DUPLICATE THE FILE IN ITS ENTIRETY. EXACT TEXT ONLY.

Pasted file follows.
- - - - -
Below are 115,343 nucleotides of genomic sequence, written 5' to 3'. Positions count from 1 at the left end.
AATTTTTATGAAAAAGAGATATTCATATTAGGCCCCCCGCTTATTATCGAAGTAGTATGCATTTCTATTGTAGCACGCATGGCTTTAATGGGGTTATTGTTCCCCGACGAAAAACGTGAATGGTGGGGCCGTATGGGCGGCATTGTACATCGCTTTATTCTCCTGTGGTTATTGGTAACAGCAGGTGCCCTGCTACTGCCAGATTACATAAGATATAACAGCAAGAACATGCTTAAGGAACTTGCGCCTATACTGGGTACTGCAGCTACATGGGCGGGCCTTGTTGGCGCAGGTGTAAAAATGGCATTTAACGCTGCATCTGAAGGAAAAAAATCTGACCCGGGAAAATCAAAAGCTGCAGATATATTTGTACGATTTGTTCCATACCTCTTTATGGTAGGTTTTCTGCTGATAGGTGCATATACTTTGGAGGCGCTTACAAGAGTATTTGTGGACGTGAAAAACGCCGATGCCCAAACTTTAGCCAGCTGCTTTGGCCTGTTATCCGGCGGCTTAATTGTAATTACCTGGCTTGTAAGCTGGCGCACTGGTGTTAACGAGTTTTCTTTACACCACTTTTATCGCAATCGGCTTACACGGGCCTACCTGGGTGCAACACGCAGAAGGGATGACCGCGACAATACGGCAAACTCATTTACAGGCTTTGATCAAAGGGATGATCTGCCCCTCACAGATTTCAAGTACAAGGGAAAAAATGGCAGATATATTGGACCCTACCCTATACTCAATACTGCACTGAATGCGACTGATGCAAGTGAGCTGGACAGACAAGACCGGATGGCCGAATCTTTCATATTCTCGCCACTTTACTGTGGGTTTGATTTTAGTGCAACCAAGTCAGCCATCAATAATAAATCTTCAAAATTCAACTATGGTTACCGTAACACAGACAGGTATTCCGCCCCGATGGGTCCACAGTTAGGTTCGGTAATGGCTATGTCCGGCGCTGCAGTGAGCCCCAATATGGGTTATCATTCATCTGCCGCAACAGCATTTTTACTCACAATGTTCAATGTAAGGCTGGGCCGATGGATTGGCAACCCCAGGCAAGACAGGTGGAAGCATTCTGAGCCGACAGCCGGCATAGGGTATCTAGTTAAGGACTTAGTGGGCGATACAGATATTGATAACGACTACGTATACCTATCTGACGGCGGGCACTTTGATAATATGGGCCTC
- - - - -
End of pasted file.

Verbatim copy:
Below are 115,343 nucleotides of genomic sequence, written 5' to 3'. Positions count from 1 at the left end.
AATTTTTATGAAAAAGAGATATTCATATTAGGCCCCCCGCTTATTATCGAAGTAGTATGCATTTCTATTGTAGCACGCATGGCTTTAATGGGGTTATTGTTCCCCGACGAAAAACGTGAATGGTGGGGCCGTATGGGCGGCATTGTACATCGCTTTATTCTCCTGTGGTTATTGGTAACAGCAGGTGCCCTGCTACTGCCAGATTACATAAGATATAACAGCAAGAACATGCTTAAGGAACTTGCGCCTATACTGGGTACTGCAGCTACATGGGCGGGCCTTGTTGGCGCAGGTGTAAAAATGGCATTTAACGCTGCATCTGAAGGAAAAAAATCTGACCCGGGAAAATCAAAAGCTGCAGATATATTTGTACGATTTGTTCCATACCTCTTTATGGTAGGTTTTCTGCTGATAGGTGCATATACTTTGGAGGCGCTTACAAGAGTATTTGTGGACGTGAAAAACGCCGATGCCCAAACTTTAGCCAGCTGCTTTGGCCTGTTATCCGGCGGCTTAATTGTAATTACCTGGCTTGTAAGCTGGCGCACTGGTGTTAACGAGTTTTCTTTACACCACTTTTATCGCAATCGGCTTACACGGGCCTACCTGGGTGCAACACGCAGAAGGGATGACCGCGACAATACGGCAAACTCATTTACAGGCTTTGATCAAAGGGATGATCTGCCCCTCACAGATTTCAAGTACAAGGGAAAAAATGGCAGATATATTGGACCCTACCCTATACTCAATACTGCACTGAATGCGACTGATGCAAGTGAGCTGGACAGACAAGACCGGATGGCCGAATCTTTCATATTCTCGCCACTTTACTGTGGGTTTGATTTTAGTGCAACCAAGTCAGCCATCAATAATAAATCTTCAAAATTCAACTATGGTTACCGTAACACAGACAGGTATTCCGCCCCGATGGGTCCACAGTTAGGTTCGGTAATGGCTATGTCCGGCGCTGCAGTGAGCCCCAATATGGGTTATCATTCATCTGCCGCAACAGCATTTTTACTCACAATGTTCAATGTAAGGCTGGGCCGATGGATTGGCAACCCCAGGCAAGACAGGTGGAAGCATTCTGAGCCGACAGCCGGCATAGGGTATCTAGTTAAGGACTTAGTGGGCGATACAGATATTGATAACGACTACGTATACCTATCTGACGGCGGGCACTTTGATAATATGGGCCTC